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Legalized Murder: The Death Penalty Serves Revenge and Does Nothing to Solve Crime

Michael J. Ring

Jeffrey Curley was the victim of perhaps the most heinous crime committed in recent memory within the confines of this city.

The young boy was kidnapped from his neighborhood, literally blocks from MIT. After refusing to take part in sexual intercourse with his kidnappers, he was suffocated. His lifeless corpse was then immersed in a concrete-filled container and thrown into a Maine river.

The community has rightly been left shocked and dumfounded by this appalling tragedy. Unfortunately, in their anger and rage, some observers wish to commit a crime more heinous than even the murder of an innocent child. Sadly, in the wake of young Curley's murder, there have been loud, forceful calls for the Commonwealth of Massachusetts to participate in the state-approved murder otherwise known as capital punishment.

These cries for revenge are certainly not unique to the streets of Cambridge. Only 12 states do not have a death penalty. In recent years, states like New York and Kansas have reinstituted capital punishment, while others like Texas and Virginia have accelerated their rates of execution. Capital punishment is truly becoming an American epidemic.

The murderers of Jeffrey Curley are monsters and deserve to be imprisoned for the rest of their lives. They should be forced to sit in tiny cells and think about what they have done to a young boy and his family. But they do not deserve to be victims of a lynching at the hands of a bloodthirsty society.

Capital punishment is the most blatant example of a double standard anywhere in American politics. It is never justified to willfully take the life of another person. But to truly believe in capital punishment, one must see some murders as good and justified. A death penalty advocate will tell us that Jeffrey Curley's murder was an atrocity, but the very same action committed against an inmate is justice or retribution. If this is the logic to which our nation has come, America is in a sorry state indeed.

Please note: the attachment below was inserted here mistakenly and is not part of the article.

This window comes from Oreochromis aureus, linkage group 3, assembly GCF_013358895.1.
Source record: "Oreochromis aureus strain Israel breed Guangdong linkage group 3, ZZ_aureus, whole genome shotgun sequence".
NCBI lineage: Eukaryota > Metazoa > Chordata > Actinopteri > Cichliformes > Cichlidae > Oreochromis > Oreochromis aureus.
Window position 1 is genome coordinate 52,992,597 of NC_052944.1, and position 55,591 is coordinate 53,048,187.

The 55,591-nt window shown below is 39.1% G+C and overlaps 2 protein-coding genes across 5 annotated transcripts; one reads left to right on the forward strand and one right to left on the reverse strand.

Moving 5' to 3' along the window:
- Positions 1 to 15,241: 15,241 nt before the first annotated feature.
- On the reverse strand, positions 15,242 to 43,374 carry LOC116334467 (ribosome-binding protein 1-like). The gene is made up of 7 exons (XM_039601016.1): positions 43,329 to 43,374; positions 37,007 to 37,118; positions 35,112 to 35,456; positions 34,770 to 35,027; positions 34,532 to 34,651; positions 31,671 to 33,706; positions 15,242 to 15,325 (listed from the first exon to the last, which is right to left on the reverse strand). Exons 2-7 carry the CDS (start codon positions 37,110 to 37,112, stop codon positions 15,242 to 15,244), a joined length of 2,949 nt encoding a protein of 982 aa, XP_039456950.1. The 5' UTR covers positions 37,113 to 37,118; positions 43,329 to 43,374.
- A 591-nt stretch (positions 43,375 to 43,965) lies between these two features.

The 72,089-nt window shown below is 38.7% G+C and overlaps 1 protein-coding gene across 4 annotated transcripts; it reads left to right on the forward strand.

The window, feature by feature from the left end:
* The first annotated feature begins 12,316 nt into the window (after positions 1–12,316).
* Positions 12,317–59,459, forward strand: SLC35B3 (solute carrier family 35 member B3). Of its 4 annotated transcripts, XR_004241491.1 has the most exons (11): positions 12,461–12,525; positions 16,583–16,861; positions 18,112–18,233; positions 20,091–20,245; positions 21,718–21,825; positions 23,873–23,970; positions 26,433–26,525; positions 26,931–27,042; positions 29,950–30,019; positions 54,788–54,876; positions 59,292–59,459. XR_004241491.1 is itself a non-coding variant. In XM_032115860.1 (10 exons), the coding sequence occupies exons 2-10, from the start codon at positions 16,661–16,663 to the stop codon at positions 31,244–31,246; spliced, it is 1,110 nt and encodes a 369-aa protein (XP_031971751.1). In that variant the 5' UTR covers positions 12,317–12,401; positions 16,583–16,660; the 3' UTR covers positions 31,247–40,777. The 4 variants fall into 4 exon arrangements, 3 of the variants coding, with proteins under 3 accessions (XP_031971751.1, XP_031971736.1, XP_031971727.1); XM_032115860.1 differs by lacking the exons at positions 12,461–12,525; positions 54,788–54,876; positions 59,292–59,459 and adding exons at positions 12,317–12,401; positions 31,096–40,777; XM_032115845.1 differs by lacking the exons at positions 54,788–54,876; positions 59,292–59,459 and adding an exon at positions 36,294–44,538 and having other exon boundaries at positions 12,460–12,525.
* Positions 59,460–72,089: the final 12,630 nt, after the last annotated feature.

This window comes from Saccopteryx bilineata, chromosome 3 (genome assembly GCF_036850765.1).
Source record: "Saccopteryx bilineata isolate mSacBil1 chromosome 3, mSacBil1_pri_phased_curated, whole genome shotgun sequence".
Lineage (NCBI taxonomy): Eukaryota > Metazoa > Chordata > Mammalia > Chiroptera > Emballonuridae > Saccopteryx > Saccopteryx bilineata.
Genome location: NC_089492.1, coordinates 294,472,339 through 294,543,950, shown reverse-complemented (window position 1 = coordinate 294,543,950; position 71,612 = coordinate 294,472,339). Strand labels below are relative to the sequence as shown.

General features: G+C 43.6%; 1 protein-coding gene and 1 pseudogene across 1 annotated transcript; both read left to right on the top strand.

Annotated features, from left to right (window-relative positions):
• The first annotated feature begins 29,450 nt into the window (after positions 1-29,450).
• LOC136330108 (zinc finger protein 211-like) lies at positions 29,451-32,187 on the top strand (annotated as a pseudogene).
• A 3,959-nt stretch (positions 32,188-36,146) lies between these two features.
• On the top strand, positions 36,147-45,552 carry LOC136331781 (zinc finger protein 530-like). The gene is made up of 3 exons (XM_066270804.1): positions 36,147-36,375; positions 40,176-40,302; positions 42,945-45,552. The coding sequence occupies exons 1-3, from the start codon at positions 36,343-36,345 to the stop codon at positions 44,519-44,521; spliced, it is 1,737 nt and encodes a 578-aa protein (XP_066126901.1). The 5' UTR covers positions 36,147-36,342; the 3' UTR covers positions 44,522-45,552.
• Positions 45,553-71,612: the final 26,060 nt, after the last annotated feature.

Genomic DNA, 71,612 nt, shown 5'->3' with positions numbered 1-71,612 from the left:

Our desire to see criminals put to death can be summed up in one word: revenge. We are a society that still believes literally in Hammurabi's Code. We want to see an eye for an eye, a tooth for a tooth. Many Americans applaud the notion of castration for rapists. The vast majority of us want to see murderers die. We want a quick solution that will inflict pain and suffering on others. The fruits we reap from sowing bloodthirst and revenge, however, are vicious circles of crime and hate.

The United States is alone among the industrialized western world in its murder of criminals. The United States also suffers from one of the highest crime and murder rates anywhere on the planet. Other nations have adopted real reform and solutions to the problem of violent crime. The United States clings to its antiquated notions of societal vigilantism.